“No. That’s not an organized, you know, effort to attack our effort or attack our functioning as a church, if you will.”

Daniel Woodruff:
“So members can hold those beliefs even though they’re different from what you teach at the pulpit?”

Elder Christofferson:
“Yes and we, you know, our approach in all of this, as Joseph Smith said, is persuasion. You can’t, He said you can’t use the priesthood and the authority of the church to dictate– you can’t compel, you can’t coerce– it has to be gentleness, persuasion, love unfeigned, as the words are in the scripture.”

[…]

Daniel Woodruff:
“We’ve reported on your situation, you have a brother who is gay, and you’ve talked about how that has impacted your family. Has that, personally for you, has that family dynamic impacted at all how you’ve approached this issue– how you’ve approached publicly advocating, as an apostle, for SB296?”

Elder Christofferson:
“No. The the real genesis of, of the movement, if you will, behind these issues has been a matter of counseling together as we do in the church. We operate by councils: there’s the Quorum of the Twelve, which is a council, the First Presidency, is a council, and at the ward, the local levels, and the stake levels, we rely heavily on counseling together to determine which way to go and to, as a way of facilitating revelation and inspiration and receiving guidance that way. So it’s not one person says, you know, because of this experience that I’ve had in my life this is how we need to do it. But it’s this sharing of past experience, sharing of knowledge and background, but it’s after everything else a search for revelation– a search to know what the Lord’s will is and that’s what we try to follow.”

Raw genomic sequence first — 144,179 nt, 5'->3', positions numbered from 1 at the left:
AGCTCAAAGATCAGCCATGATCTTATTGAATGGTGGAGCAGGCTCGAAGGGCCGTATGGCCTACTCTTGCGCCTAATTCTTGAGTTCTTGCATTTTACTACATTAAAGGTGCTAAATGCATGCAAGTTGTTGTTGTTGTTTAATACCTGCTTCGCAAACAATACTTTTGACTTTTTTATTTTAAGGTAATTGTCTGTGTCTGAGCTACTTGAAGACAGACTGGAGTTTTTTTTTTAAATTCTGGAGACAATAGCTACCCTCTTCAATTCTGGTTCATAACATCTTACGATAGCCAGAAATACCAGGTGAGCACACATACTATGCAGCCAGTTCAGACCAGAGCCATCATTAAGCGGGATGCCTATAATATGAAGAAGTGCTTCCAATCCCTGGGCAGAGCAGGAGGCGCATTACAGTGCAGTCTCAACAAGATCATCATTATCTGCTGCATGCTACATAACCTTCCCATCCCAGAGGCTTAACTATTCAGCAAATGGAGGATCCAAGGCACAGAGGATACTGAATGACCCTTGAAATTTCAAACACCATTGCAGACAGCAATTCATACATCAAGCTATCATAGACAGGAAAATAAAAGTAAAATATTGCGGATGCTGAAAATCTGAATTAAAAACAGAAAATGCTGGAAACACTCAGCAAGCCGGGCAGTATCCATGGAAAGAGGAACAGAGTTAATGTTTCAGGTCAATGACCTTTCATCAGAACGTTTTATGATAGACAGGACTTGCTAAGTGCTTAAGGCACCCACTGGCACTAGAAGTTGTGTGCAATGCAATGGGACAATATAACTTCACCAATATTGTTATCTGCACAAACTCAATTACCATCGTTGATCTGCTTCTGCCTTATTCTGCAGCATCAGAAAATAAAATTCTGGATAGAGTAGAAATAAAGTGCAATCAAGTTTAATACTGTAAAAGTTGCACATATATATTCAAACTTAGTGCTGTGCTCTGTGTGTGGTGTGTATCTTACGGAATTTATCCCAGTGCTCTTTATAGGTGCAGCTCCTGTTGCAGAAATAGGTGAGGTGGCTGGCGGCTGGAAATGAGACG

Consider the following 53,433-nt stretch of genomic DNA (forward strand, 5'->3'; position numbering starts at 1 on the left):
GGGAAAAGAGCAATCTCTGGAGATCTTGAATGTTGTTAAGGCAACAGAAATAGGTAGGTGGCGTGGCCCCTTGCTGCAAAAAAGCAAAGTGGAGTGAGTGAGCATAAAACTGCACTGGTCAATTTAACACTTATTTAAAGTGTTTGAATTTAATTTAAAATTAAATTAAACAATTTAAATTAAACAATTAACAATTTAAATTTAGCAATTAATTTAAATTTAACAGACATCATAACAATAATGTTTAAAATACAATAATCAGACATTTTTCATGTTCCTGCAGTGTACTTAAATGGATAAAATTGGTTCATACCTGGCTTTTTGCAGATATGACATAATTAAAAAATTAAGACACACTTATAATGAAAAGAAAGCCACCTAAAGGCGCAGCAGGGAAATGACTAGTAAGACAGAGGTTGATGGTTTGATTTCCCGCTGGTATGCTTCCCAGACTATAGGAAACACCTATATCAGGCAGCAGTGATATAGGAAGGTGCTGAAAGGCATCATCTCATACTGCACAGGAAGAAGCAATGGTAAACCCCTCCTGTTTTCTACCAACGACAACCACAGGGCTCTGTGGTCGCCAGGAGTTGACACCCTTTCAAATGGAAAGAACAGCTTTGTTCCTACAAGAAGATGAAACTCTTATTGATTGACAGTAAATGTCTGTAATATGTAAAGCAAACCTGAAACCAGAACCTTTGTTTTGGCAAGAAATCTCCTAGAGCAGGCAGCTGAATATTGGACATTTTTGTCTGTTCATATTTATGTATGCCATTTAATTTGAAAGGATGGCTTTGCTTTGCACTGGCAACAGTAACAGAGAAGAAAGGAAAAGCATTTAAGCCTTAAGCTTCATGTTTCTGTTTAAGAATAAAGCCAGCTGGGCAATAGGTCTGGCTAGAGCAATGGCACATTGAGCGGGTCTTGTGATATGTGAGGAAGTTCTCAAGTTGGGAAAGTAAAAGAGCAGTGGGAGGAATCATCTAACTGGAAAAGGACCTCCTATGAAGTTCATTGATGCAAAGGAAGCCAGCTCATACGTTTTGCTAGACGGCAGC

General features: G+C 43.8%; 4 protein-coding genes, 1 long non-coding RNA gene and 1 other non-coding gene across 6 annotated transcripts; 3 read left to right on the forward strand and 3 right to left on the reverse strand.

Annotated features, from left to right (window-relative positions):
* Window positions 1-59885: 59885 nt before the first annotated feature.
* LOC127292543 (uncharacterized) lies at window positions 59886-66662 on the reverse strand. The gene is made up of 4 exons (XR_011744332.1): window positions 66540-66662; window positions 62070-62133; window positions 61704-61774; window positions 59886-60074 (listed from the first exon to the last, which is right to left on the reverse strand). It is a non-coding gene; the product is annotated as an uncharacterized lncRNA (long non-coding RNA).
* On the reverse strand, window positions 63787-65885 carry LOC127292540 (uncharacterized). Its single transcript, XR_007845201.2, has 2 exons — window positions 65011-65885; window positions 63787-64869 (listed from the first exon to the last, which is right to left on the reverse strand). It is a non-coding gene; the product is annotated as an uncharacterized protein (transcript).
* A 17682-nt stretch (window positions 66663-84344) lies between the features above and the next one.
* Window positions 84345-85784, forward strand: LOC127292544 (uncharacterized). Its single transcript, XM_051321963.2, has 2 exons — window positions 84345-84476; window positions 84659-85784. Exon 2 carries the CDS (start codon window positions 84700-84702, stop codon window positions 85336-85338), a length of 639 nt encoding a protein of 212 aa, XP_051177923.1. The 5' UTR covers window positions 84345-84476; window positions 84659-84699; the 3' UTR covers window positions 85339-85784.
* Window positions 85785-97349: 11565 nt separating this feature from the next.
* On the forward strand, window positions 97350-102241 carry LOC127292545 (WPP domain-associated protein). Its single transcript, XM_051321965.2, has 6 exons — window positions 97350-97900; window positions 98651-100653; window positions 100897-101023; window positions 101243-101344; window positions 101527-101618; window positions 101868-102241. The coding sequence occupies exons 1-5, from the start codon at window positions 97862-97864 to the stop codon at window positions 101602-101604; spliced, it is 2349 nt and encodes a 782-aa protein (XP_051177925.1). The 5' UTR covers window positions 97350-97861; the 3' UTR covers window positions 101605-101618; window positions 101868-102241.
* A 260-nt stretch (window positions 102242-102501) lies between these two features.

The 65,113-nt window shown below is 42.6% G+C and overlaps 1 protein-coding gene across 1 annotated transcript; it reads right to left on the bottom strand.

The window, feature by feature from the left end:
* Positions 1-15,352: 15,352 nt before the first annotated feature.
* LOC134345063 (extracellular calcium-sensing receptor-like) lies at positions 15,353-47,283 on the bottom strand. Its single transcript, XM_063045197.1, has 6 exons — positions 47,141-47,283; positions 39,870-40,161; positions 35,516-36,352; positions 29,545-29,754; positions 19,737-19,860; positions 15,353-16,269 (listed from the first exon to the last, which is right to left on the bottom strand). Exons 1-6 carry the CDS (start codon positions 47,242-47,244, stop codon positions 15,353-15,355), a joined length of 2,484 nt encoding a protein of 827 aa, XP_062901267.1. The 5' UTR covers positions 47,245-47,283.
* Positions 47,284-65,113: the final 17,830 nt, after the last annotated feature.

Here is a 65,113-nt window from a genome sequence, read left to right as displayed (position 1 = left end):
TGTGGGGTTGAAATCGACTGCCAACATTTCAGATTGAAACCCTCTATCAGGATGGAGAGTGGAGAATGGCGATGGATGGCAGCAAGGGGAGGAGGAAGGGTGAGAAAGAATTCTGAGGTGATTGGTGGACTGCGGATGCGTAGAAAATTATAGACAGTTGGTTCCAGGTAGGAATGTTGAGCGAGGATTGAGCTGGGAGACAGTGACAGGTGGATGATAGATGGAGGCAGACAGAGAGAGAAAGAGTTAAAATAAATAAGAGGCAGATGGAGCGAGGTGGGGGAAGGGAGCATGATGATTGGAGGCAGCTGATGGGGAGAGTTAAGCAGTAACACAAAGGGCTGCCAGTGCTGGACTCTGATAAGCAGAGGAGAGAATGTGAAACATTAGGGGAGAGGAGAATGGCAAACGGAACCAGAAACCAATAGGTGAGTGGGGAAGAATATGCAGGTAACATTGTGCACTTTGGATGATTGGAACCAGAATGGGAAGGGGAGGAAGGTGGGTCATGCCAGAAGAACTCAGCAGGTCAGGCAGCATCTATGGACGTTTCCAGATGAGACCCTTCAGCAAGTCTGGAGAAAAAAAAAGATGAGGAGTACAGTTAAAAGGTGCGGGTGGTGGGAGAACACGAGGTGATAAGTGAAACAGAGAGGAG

[…]

Daniel Woodruff:
“What would you say to those members who wonder, is it possible: would the church ever, one day, accept monogamous same-sex marriage or move further beyond the position that you’re currently at?”

Elder Christofferson:
“I don’t think so, because that’s such a fundamental aspect of what we see as the purpose of life. You know, we talk about the plan of salvation as we call it, and take into account the pre-mortal existence, this current existence, and what comes hereafter– marriage between a man and a woman, the family that grows out of that– all of that is so fundamental to what has happened, what needs to happen here, what comes hereafter, that without it falls apart. So I don’t think we can take away the cornerstone without everything else coming down.”

Daniel Woodruff:
“Now, you say you don’t think ..is there.. are leaving any room at all for…”

Elder Christofferson:
“No.”

[…]

[Just as the interview seems over and Elder Christofferson begins to stand up, a different voice from somewhere behind the camera and without a mic, interrupts to ask his own additional question.]

Unidentified Man:
“This has been a divisive issue, in all of society, but I think also within the church– that people are still trying to sort out exactly how they think and feel and how to act and they don’t like feeling like they’re in opposition to the church but they may in their heart feel like marriage equality is something that they have a personal conviction of. What would be your message to those individuals within the church, that are trying desperately to stay within the church, but feel like that because they’re so at odds with what is publicly stated that they no longer feel like they might fit– your message to them? You know the church has done a lot with the I’m a Mormon campaign to emphasize the diversity of the backgrounds and perspectives within the church, but on this issue specifically I think people sometimes feel like it’s in or out.”

Elder Christofferson: